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Ofcom Rule Britain's Got Talent Misled Viewers With Jules & Matisse Final Performance.



The communications regulator Ofcom has today ruled that the ITV talent show breached rule 2.14, which states broadcasters must make sure viewers are not "materially misled" about voting or any competition.

In a statement released earlier today by Ofcom:

Ofcom received complaints from 1,175 viewers about this year’s final on the grounds that the programme did not make clear that the tightrope sequence in the winning act Jules O’Dwyer & Matisse had not been performed by Matisse but by another dog Chase, who had also appeared in the semi-final performance. These viewers therefore felt that they or others who had voted for the winning act had been misled.

Ofcom said “...we have no reason to believe that there was any intention to deceive viewers that the tightrope walk actually involved a second dog. In particular, we noted that Chase, the dog which performed this part of the act, had been introduced to viewers in a previous episode in the series. We also noted that, in her appearance on the Lorraine programme the following day, Jules O’Dwyer was shown with both Matisse and Chase, and spoke openly about the role that the latter had played in the previous night’s performance”.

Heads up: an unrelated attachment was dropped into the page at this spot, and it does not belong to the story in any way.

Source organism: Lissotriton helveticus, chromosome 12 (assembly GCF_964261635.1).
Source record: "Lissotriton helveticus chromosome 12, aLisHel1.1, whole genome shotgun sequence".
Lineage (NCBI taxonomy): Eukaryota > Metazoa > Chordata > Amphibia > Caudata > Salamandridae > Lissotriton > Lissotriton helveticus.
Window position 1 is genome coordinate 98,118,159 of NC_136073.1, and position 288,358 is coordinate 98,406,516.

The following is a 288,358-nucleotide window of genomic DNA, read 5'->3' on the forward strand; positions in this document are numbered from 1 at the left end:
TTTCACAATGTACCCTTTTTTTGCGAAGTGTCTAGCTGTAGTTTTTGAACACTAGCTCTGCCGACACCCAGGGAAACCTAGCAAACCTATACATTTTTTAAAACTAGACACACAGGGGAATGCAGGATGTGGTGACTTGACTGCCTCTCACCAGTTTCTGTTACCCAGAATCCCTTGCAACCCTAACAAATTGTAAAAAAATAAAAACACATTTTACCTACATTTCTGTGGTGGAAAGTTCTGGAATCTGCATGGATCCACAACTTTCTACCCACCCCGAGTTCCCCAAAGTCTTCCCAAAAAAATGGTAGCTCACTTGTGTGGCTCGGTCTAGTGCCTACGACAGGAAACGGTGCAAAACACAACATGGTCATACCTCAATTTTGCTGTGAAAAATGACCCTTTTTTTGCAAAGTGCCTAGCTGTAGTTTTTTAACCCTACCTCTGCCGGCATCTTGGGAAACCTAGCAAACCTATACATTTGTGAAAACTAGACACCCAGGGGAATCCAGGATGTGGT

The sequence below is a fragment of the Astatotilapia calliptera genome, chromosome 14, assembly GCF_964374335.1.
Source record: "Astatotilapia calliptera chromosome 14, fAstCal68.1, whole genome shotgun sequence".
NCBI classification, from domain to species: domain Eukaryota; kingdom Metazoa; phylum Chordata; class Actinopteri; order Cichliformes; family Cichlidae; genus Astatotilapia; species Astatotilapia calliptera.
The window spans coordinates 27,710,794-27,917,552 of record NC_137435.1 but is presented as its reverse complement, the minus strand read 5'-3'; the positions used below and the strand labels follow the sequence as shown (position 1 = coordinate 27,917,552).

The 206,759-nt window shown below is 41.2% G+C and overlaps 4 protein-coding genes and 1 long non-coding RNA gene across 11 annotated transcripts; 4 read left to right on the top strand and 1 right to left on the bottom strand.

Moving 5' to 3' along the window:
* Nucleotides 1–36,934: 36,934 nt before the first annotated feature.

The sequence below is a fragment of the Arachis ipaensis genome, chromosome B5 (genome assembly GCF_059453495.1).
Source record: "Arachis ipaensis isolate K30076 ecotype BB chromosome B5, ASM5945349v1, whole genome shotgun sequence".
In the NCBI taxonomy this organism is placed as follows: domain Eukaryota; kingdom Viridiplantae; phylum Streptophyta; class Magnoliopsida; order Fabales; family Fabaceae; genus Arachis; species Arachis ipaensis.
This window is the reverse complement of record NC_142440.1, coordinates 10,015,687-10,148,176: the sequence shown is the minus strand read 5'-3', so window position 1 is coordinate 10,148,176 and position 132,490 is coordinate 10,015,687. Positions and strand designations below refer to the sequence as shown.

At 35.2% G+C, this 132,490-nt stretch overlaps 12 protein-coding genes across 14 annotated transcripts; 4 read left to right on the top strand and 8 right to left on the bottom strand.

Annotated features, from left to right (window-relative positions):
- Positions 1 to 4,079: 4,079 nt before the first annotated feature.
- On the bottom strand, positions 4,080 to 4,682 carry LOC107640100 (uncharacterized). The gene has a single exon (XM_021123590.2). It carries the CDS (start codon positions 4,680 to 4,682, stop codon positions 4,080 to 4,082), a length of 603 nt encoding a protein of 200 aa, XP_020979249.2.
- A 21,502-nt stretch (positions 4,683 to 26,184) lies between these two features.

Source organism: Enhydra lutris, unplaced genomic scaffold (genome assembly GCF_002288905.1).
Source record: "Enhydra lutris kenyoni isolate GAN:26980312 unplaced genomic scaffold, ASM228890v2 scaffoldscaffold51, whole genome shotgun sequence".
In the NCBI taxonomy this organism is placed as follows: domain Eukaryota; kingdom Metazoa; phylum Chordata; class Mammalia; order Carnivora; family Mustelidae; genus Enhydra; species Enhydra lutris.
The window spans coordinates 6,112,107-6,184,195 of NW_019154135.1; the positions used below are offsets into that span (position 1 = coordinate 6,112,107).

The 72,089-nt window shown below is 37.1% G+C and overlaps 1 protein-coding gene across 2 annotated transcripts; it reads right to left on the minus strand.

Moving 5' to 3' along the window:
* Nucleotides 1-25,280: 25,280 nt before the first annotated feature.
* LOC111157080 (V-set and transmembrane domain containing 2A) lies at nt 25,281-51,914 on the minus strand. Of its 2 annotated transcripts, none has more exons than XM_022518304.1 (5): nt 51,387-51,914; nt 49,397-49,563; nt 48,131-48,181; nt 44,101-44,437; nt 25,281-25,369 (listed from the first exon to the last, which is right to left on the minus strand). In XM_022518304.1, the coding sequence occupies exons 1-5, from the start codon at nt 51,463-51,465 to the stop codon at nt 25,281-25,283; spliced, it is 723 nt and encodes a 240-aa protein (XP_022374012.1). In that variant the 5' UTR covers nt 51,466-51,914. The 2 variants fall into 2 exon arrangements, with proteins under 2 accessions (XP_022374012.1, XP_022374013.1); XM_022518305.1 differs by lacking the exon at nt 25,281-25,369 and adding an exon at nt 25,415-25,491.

Ofcom concluded that although ITV may not have intended to deceive viewers, the presentation of the act “Jules O’Dwyer & Matisse” not only had the potential to mislead, but was likely to have done so, and that ITV had failed to ensure that viewers were not materially misled by the broadcast vote. Ofcom confirmed that it was not for them to determine whether the winning act was the rightful winner of the series, but whether ITV ensured that viewers were not materially misled about the vote.

In the light of this adjudication, ITV and BGT co-producers Thames and Syco Entertainment have agreed that viewers who voted for the winning act by a paid voting route (ie by landline or mobile, but not via the BGT app) may wish to seek a refund of the cost incurred in voting, or may wish for the entirety of those costs to be donated to charity (in this case the Royal Variety Charity, which already receives 15p from each BGT phone vote).

If you voted by phone you can request a refund from ITV.


We feel the oversight was more down to time constraints in a live show rather than deceiving viewers. Yes, in hindsight we should have been informed a second dog performed the tightrope part of the act, although this did not take away the skill of Jules as a dog trainer in our opinion as she owns and trains both dogs

Jules openly admitted her second dog was used the following day on the This Morning Program.

Let us know YOUR views on Twitter.

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